Free music is no longer economic so much smuggled goods; a Google search of the phrase ‘free music’ turns up over 127 million responses, most of them likely completely legitimate, from give-aways to library music for corporate video productions. Expect plenty more hits of this sort as various ‘free’ propositions continue to roll out. For instance, Universal Music Group’s Total Music plan would charge the cell phone makers and/or wireless services providers the approximate equivalent of a US$5 monthly fee, which is factored into the consumer’s cost for the device, and that would compensate the content owners – in this case Universal Music Group – for unlimited digital access to the all of the label’s music. Consumers get a device with all-you-can-eat music that’s essentially free, while music companies collect the subscription fee, and hardware makers theoretically would move many more players. On paper at least it’s a win-win-win proposition.

Taking it a step further, Nokia, which sells hundreds of million of phones each year, launched its Comes With Music programme last year and acting as its own aggregator lined up both Universal and SonyBMG for content. Nokia is being coy about exact terms – if the phone maker is indeed paying US$35 per phone sold as the licensing fee for the service, it could give the music industry payments significantly in excess of the US$2.9bn that digital sales posted last year. In September, Sony Ericsson followed up by expanding their new music distribution scheme, called PlayNow Arena, by making one million DRM-free tracks available from SonyBMG, Warner Music and EMI vaults. Phone service provider Orange also has one on the way. In all of these scenarios, the consumer putatively gets the music for free, and isn’t that half the fun of illicit downloads?

It should be mentioned that these schemes are launching mostly outside the US, mainly in Europe, where cellular service comes without the contractual restrictions common in the US, making the phone itself the focus of all marketing strategies. But Europe is also a place that’s a bit less legislatively obsessive about IP controls, making it a better place to test and assess how it will work. And if it does, expect to see these models in the US shortly – the Wall Street Journal reports that Sony Ericsson expects to have five million tracks available when it rolls the service out globally this year.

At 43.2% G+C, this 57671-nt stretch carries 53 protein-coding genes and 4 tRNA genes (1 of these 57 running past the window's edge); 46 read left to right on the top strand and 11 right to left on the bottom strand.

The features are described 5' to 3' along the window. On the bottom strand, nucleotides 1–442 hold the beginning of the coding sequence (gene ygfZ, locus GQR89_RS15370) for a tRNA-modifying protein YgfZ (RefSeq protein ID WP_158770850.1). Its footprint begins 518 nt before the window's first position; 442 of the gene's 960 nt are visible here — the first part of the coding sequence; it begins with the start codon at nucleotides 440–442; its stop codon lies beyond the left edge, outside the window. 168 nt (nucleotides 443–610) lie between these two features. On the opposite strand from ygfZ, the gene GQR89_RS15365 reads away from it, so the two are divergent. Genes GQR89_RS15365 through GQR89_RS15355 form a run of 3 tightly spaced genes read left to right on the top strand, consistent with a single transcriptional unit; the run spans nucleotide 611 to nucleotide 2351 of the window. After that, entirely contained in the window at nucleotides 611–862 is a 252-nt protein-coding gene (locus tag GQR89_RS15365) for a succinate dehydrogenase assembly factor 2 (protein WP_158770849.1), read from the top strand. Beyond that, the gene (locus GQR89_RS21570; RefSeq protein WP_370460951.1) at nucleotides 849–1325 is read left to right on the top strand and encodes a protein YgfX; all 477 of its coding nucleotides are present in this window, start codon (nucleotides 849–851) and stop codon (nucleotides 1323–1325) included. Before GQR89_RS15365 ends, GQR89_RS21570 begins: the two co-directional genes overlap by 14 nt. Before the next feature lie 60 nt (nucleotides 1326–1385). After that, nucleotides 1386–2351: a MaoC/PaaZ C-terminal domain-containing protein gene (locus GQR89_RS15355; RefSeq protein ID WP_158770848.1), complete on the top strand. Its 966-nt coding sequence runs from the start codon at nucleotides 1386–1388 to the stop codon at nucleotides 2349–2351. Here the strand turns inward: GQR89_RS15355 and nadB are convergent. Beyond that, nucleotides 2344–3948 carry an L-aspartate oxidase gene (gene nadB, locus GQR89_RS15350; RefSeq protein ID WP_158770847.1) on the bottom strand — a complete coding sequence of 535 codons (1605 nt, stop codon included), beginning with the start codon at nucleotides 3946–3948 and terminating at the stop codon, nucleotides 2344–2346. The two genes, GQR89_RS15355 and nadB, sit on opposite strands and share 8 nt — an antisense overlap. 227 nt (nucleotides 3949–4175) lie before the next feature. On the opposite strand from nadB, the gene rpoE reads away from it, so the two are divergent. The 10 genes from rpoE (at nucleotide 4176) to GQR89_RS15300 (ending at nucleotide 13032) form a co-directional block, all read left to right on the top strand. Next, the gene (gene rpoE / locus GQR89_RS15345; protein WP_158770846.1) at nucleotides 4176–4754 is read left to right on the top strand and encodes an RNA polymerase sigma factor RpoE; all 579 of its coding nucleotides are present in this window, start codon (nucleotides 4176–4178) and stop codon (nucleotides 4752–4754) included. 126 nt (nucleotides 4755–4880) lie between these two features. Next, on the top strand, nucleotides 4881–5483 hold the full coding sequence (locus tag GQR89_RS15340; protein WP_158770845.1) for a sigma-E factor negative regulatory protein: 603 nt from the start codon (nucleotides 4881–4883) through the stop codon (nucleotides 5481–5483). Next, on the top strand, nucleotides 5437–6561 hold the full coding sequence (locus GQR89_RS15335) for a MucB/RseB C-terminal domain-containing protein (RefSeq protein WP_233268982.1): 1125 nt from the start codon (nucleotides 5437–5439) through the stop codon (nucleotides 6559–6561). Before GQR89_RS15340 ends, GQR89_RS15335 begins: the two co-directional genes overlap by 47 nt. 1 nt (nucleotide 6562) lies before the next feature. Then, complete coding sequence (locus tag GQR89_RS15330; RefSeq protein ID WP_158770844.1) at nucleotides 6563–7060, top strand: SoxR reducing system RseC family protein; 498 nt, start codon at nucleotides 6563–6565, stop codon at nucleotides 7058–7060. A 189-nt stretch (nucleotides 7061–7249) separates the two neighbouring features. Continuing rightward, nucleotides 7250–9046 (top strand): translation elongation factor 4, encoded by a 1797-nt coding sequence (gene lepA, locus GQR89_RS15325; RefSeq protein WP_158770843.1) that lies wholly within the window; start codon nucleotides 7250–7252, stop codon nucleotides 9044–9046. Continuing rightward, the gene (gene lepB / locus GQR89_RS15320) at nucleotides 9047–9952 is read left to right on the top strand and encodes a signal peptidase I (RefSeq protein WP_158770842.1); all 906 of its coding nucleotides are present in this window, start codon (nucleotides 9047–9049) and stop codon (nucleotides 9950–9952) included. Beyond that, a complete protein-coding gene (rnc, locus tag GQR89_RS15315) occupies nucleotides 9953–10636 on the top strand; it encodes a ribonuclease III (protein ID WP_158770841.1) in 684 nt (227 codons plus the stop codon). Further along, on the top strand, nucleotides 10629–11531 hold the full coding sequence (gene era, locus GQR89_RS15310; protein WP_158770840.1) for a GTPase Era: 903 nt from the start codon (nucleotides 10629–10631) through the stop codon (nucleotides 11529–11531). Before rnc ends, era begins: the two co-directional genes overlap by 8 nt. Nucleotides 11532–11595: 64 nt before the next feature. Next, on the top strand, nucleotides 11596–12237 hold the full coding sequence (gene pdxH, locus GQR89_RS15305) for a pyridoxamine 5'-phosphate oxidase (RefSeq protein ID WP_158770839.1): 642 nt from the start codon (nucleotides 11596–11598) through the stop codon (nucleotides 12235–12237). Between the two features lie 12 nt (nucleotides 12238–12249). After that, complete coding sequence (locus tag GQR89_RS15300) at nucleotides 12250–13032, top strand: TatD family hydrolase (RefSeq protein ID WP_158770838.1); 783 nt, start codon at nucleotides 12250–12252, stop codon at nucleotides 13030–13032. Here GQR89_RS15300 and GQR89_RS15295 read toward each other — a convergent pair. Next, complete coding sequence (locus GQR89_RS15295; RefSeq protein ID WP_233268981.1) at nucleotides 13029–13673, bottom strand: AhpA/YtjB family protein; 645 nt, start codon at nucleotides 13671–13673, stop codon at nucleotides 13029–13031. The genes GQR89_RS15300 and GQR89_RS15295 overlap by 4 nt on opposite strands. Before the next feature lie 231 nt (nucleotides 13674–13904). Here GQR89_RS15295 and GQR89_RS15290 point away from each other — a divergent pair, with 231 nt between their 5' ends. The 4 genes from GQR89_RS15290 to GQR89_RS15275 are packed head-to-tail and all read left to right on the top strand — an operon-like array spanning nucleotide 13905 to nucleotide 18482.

All this is the tip of a very, very large iceberg. With content so broadly defined in the digital world, film, video and game executives will be closely watching how all this ‘free’ music will work out. The stakes are significantly higher for video and film – the cost of making records continues to go down while the average costs of major-studio feature films still hover in the US$100 million neighbourhood. It’s not unreasonable to suggest that the music industry’s experience with protected versus ‘free’ music product is already having an effect on film industry strategies. Disney’s decision last year to include digital copies of some of its movies with DVD purchases is likely the first step in this direction. Film and video will eventually go from DVD to iPods to Flash drives to home and personal networks and PCs. Ultimately, consumers will do whatever they want with the video they purchased, just as they now do with music. The real shift in strategic thinking has to be away how to protect that which cannot be absolutely protected and figuring out how to make some money off of all that ‘free’ content.

Published in July-August 2009